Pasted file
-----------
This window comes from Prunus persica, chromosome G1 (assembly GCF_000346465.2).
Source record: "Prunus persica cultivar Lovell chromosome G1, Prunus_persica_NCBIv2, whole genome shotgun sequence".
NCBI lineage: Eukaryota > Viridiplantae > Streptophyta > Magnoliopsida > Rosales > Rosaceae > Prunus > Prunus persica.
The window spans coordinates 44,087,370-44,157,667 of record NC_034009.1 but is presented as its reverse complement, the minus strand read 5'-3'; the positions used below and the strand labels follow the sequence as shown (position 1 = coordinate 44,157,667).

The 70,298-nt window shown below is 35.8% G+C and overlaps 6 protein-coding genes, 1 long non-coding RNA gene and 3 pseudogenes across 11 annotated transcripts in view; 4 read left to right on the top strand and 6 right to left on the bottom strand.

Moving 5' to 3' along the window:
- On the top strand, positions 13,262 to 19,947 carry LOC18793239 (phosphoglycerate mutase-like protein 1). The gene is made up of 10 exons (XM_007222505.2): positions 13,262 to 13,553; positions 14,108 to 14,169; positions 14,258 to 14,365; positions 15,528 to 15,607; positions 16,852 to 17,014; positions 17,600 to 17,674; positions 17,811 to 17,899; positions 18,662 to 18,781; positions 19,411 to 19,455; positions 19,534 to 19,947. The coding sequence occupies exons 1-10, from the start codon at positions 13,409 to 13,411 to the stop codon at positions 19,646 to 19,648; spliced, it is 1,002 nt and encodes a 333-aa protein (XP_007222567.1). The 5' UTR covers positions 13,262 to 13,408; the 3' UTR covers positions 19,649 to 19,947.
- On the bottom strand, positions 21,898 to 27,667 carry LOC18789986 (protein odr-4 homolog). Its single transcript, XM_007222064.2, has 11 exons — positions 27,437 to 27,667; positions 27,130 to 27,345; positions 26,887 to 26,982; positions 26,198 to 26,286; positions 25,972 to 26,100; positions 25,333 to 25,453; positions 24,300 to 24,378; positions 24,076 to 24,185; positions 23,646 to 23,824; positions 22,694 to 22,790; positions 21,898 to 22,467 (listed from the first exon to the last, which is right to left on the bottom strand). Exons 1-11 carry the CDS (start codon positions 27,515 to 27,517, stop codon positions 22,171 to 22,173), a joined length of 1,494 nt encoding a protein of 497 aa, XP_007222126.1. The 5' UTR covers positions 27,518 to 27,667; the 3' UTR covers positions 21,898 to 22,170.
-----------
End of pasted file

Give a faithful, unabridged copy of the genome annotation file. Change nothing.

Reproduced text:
This window comes from Prunus persica, chromosome G1 (assembly GCF_000346465.2).
Source record: "Prunus persica cultivar Lovell chromosome G1, Prunus_persica_NCBIv2, whole genome shotgun sequence".
NCBI lineage: Eukaryota > Viridiplantae > Streptophyta > Magnoliopsida > Rosales > Rosaceae > Prunus > Prunus persica.
The window spans coordinates 44,087,370-44,157,667 of record NC_034009.1 but is presented as its reverse complement, the minus strand read 5'-3'; the positions used below and the strand labels follow the sequence as shown (position 1 = coordinate 44,157,667).

The 70,298-nt window shown below is 35.8% G+C and overlaps 6 protein-coding genes, 1 long non-coding RNA gene and 3 pseudogenes across 11 annotated transcripts in view; 4 read left to right on the top strand and 6 right to left on the bottom strand.

Moving 5' to 3' along the window:
- On the top strand, positions 13,262 to 19,947 carry LOC18793239 (phosphoglycerate mutase-like protein 1). The gene is made up of 10 exons (XM_007222505.2): positions 13,262 to 13,553; positions 14,108 to 14,169; positions 14,258 to 14,365; positions 15,528 to 15,607; positions 16,852 to 17,014; positions 17,600 to 17,674; positions 17,811 to 17,899; positions 18,662 to 18,781; positions 19,411 to 19,455; positions 19,534 to 19,947. The coding sequence occupies exons 1-10, from the start codon at positions 13,409 to 13,411 to the stop codon at positions 19,646 to 19,648; spliced, it is 1,002 nt and encodes a 333-aa protein (XP_007222567.1). The 5' UTR covers positions 13,262 to 13,408; the 3' UTR covers positions 19,649 to 19,947.
- On the bottom strand, positions 21,898 to 27,667 carry LOC18789986 (protein odr-4 homolog). Its single transcript, XM_007222064.2, has 11 exons — positions 27,437 to 27,667; positions 27,130 to 27,345; positions 26,887 to 26,982; positions 26,198 to 26,286; positions 25,972 to 26,100; positions 25,333 to 25,453; positions 24,300 to 24,378; positions 24,076 to 24,185; positions 23,646 to 23,824; positions 22,694 to 22,790; positions 21,898 to 22,467 (listed from the first exon to the last, which is right to left on the bottom strand). Exons 1-11 carry the CDS (start codon positions 27,515 to 27,517, stop codon positions 22,171 to 22,173), a joined length of 1,494 nt encoding a protein of 497 aa, XP_007222126.1. The 5' UTR covers positions 27,518 to 27,667; the 3' UTR covers positions 21,898 to 22,170.